The National Weather Service’s Space Weather Prediction Center (SWPC) has issued a Geomagnetic Storm Watch for Earth which starts today and extends through Friday, with tomorrow being the peak day for potential problems. Because of the strength of inbound energy, a G3 Watch is in effect for Thursday which indicates a “strong” event is possible.
A coronal mass ejection, also known as “CME” for short, is responsible for this Watch. A coronal mass ejection is a significant release of plasma from the solar corona, often following solar flares in solar wind. These huge explosions of plasma originate from highly twisted magnetic field structures on the Sun. When these explosions occur from active sunspot regions on the Sun, it is not uncommon to see them associated with large solar flares. Some fast CMEs can reach the Earth in little as 14 hours, while others may take several days. According to the SWPC, “the first sign of a CME hitting the Earth environment is the plasma density jump due to the shock wave’s passage.” Forecasters use what is known as a coronagraph, which blocks the extremely bright disk of the Sun, so they are able to determine the CME’s size, speed, direction and density.
According to the SWPC, a significant CME occurred on December 7th and was associated with a C7 flare from Region 2790. Analysis suggests CME arrival possible later today, initially resulting in G1 (Minor) storm levels. As the CME effects continue, activity is likely to increase, especially if the magnetic field carried with the CME connects well with Earth’s magnetosphere. Therefore, the potential for strong storm levels exists and a G3 (Strong) Watch is in effect for December 10th. CME-related disturbances are forecast to continue into 11 December, likely resulting in G2 (Moderate) storm levels – and another Watch has been issued accordingly. While SWPC forecasters are fairly confident in CME arrival at Earth, timing and geomagnetic storm intensity are less certain.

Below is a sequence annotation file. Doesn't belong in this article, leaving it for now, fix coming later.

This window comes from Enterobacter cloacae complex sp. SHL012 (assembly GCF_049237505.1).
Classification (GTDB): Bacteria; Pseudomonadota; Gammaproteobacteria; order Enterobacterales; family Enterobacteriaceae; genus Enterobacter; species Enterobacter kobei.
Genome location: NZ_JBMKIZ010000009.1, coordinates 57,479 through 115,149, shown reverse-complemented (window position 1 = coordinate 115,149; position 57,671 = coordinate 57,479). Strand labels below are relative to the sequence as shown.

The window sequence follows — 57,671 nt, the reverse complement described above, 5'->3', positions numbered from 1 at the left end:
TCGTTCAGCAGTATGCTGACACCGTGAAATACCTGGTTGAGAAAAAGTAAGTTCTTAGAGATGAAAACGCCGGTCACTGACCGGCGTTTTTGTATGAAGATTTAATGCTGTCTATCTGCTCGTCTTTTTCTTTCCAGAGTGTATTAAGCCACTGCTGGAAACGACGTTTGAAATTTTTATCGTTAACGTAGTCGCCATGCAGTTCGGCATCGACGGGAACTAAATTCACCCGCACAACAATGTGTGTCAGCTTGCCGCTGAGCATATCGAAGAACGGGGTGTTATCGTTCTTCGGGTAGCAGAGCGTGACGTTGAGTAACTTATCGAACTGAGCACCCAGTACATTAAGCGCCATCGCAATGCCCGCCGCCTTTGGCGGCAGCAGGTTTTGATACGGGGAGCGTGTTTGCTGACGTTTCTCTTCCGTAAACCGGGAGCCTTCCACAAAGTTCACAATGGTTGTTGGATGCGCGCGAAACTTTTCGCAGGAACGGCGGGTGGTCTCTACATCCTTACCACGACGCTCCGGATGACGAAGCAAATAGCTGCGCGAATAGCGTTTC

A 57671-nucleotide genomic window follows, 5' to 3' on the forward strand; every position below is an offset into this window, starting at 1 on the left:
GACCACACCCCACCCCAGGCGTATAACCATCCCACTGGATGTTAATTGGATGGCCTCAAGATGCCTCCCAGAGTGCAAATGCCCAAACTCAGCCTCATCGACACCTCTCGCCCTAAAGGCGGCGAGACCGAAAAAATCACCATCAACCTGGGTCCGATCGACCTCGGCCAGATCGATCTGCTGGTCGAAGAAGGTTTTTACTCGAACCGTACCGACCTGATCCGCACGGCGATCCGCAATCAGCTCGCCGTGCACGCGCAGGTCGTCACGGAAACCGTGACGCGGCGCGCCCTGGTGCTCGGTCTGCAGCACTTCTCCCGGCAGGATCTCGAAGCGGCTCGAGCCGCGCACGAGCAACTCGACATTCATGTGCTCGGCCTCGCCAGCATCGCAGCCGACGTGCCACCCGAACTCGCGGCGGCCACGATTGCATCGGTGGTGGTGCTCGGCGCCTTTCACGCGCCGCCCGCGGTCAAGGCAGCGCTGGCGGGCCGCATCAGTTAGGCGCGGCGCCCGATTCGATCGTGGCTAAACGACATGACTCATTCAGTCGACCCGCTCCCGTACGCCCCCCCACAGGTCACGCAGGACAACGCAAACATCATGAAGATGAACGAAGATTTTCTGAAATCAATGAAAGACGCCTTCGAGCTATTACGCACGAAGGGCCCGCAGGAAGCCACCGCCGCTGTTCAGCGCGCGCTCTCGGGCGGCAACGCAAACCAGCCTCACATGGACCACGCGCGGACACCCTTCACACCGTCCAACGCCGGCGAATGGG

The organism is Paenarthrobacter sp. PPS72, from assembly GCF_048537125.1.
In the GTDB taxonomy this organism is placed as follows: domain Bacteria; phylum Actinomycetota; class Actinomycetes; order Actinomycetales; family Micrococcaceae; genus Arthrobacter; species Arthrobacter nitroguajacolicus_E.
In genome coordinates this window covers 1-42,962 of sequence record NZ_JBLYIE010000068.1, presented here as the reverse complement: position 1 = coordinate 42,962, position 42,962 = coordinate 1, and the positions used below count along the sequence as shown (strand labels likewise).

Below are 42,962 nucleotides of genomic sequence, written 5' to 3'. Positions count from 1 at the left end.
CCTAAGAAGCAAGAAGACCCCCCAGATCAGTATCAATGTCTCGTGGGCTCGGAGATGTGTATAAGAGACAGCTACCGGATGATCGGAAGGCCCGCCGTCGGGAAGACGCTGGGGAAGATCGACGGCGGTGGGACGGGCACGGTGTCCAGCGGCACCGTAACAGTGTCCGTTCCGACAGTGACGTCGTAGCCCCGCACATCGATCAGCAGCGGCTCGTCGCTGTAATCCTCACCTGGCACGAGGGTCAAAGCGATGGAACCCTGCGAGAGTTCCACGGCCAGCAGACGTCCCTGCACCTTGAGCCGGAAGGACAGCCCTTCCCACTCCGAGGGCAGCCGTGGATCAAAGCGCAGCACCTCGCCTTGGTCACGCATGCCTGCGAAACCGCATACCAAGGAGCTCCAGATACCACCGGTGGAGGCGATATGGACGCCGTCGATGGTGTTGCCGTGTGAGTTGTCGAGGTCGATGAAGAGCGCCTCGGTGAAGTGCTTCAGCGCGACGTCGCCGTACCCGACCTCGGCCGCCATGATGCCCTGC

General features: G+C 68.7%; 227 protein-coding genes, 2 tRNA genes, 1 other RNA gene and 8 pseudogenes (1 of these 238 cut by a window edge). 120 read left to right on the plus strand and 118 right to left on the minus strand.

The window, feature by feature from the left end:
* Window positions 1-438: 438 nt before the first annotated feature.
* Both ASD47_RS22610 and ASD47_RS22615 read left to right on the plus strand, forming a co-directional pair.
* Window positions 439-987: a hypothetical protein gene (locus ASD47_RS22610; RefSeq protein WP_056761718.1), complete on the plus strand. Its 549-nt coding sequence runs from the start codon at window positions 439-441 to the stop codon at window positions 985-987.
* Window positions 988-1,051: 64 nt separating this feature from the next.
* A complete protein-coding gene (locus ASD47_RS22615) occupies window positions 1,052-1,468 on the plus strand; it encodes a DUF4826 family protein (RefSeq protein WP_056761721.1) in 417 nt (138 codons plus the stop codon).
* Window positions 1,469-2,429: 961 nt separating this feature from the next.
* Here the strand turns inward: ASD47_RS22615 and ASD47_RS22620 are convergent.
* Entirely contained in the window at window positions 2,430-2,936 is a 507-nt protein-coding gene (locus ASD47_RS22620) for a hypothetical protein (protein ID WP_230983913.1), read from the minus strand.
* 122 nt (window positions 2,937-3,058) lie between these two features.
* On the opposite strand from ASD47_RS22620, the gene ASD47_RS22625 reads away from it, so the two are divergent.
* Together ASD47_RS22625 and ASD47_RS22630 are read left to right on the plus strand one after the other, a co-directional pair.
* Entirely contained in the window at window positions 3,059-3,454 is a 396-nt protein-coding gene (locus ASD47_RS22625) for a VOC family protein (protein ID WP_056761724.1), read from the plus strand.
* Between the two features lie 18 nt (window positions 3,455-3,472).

The SWPC says this geomagnetic storm could impact electrical systems, trigger alarms, harm spacecraft, impact navigation systems, and interfere with radio signals. A geomagnetic storm like this can also produce a vibrant aurora at northern latitudes, with some aurora possible in skies as low as Washington, Idaho, Nebraska, Illinois, Indiana, Ohio, Pennsylvania, and New Jersey.
While typically known for their weather forecasts, the National Oceanic and Atmospheric Administration (NOAA) and its National Weather Service (NWS) is also responsible for “space weather.” While there are private companies and other agencies that monitor and forecast space weather, the official source for alerts and warnings of the space environment is the Space Weather Prediction Center (SWPC). The SWPC is located in Boulder, Colorado and is a service center of the NWS, which is part of NOAA. The Space Weather Prediction Center is also one of nine National Centers for Environmental Prediction (NCEP) as they monitor current space weather activity 24/7, 365 days a year.
Experts have indicated that we are entering an active solar cycle now and incidents like this will increase with frequency and intensity in the coming months.